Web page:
My Favorite...Sonya

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Texans Cheerleader Sonya is the picture of health. The second-year veteran dances with endless energy and lights up a room with her glowing smile. Looking at Sonya, it's hard to tell that she is a cancer survivor.

But when she was in college, Sonya was diagnosed with Hodgkin's lymphoma cancer. The Toronto native lost her hair and dealt with all the physical and emotional side effects caused by chemotherapy and radiation. Through the ordeal, Sonya not only learned the depth of her own strength, she realized the importance of having a strong support system.

{QUOTE}That's why she decided to get involved with CanCare, a nonprofit that provides one-on-one emotional support to cancer patients and their families through a trained volunteer who has survived a similar type of cancer.

"I got involved with CanCare when I was about six months out of treatment," Sonya said. "It was funny because I had gotten a phone call several times asking me if I was coming to volunteer training, and I don't know why I got nervous. Then, I got some encouragement from my friends and family, saying I really needed to do this. So I called them the day before at 4 o'clock and said, 'Can I come to your training tomorrow?' They moved some things around and I got in.

"For young people going through cancer, it's really tough at that point in your life. For me to give those women hope and say, 'Listen, she went through it when she was young. I'll make it through it as well.' That's what inspires me and has encouraged me to keep going."

Since then Sonya has been committed to reaching out to young patients and giving them courage to face their battle against cancer, hope for recovery and a compassion that comes from shared experiences.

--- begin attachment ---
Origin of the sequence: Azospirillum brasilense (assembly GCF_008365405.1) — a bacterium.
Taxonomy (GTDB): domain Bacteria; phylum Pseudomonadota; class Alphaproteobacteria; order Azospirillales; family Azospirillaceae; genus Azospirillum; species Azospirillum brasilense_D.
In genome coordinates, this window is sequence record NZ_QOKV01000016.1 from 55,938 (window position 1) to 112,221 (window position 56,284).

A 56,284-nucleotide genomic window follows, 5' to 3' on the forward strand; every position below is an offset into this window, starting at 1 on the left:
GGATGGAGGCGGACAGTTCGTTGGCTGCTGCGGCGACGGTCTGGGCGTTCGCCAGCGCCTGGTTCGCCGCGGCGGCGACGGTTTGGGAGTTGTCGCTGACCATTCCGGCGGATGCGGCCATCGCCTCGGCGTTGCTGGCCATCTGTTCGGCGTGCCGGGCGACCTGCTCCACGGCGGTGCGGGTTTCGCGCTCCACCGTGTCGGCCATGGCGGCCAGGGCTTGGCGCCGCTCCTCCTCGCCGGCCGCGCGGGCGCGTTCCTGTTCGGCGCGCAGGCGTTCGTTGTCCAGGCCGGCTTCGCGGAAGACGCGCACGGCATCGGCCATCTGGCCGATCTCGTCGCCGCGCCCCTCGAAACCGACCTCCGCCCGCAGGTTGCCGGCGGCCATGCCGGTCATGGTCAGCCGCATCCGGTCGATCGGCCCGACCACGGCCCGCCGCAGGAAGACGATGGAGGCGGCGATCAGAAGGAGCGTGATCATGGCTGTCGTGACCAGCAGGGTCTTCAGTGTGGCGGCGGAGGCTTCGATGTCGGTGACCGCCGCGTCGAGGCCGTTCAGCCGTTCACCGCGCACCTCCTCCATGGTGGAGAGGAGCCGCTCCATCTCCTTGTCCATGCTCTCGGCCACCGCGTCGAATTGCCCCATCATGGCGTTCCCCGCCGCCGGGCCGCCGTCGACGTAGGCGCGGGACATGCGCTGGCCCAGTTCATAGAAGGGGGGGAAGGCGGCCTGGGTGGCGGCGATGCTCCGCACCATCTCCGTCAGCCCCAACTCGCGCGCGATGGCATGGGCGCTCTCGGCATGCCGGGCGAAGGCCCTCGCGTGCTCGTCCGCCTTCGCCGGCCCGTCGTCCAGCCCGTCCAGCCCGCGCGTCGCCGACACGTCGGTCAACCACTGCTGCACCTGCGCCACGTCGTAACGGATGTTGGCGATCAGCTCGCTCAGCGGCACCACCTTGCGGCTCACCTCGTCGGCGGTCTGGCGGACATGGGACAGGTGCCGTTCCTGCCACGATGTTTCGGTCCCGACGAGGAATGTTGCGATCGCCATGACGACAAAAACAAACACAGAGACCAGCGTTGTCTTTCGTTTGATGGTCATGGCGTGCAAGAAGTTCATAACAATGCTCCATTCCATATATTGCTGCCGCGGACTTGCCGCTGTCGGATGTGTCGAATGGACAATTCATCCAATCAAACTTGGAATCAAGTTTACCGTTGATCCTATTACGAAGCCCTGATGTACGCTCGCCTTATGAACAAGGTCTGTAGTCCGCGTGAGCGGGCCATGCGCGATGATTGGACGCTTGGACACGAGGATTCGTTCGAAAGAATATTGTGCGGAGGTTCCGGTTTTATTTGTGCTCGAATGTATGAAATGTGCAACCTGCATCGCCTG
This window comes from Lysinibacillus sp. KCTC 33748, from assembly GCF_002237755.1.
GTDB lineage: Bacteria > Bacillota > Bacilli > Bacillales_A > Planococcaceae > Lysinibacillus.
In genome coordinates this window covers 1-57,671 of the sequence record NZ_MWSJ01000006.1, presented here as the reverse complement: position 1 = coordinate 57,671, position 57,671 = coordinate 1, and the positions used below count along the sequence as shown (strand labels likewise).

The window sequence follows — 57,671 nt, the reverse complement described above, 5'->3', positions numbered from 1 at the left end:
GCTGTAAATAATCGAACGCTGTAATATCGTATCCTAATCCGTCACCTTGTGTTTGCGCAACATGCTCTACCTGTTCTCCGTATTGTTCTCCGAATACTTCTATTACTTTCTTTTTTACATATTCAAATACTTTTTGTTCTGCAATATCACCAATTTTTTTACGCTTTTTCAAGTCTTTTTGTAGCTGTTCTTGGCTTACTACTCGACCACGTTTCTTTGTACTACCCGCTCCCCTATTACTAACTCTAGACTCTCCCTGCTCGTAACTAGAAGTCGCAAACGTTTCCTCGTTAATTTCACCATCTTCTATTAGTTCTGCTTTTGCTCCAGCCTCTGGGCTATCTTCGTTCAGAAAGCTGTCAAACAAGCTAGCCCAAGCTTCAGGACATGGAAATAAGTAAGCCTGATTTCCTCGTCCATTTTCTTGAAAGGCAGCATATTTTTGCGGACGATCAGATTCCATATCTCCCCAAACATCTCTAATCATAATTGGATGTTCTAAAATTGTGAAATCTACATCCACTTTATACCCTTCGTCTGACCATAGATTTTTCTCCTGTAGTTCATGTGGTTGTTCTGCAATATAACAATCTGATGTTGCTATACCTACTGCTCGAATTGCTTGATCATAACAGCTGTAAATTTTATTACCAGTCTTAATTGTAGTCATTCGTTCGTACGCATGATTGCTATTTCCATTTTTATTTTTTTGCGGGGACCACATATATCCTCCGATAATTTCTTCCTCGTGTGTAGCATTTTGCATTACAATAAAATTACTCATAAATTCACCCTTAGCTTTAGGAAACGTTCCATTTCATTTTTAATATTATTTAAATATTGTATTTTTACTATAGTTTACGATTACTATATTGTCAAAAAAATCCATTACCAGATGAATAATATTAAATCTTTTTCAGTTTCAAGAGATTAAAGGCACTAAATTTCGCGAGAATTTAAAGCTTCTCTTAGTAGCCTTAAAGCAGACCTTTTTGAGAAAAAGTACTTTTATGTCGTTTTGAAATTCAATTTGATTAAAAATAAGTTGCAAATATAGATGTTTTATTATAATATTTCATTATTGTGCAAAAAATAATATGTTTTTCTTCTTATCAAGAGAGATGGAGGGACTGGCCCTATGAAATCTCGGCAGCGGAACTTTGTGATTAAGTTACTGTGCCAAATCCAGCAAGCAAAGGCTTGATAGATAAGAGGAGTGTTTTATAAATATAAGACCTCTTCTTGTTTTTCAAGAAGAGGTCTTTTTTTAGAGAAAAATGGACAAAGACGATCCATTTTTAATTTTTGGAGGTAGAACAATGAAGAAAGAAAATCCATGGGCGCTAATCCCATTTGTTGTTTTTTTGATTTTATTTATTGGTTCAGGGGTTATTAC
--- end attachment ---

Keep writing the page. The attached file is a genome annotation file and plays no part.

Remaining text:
"I really enjoy working with other patients," she said. "I tell them, 'I know what you are going through. I went through the same thing. Here is a little bit of what you can expect.'"

Sonya became so involved with the organization that she decided to become a fulltime employee at CanCare, which was founded in 1990 and partners with more than 100 corporations and hospitals to provide services free of charge.

"Cancer doesn't discriminate," Sonya said. "It affects people who are young. It affects people who are in their 30s, 50s and 60s. I'm very proud to put a face to that and say, 'Listen, I'm young and I had cancer, but I'm going on with my life and I'm taking that experience and putting it toward something positive.'"

Sonya now works with a local television station. Still, she remains extremely involved with CanCare and serves on their junior board, the Young Friends of CanCare. And in March, the organization honored her as one of their fearless cancer survivors who is making a difference in the community.

"I was approached by CanCare, and what they do every year is ask four of their volunteers to represent the organization for this event, which is a fundraising event to support CanCare throughout the year," Sonya said. "Myself and several other CanCare volunteers were chosen, and the reason why I was chosen was because I am a Texans Cheerleader as well as a cancer survivor.

"I enjoy being a cheerleader as well as a cancer survivor because to me it shows that I accomplished something important. I went through an obstacle in my life and it was terrible, but something really positive came out of it. And I don't know if I would be here today (as a cheerleader) if I didn't have cancer or go through chemotherapy or radiation. That's makes me feel even better today knowing that I've gone through those obstacles."

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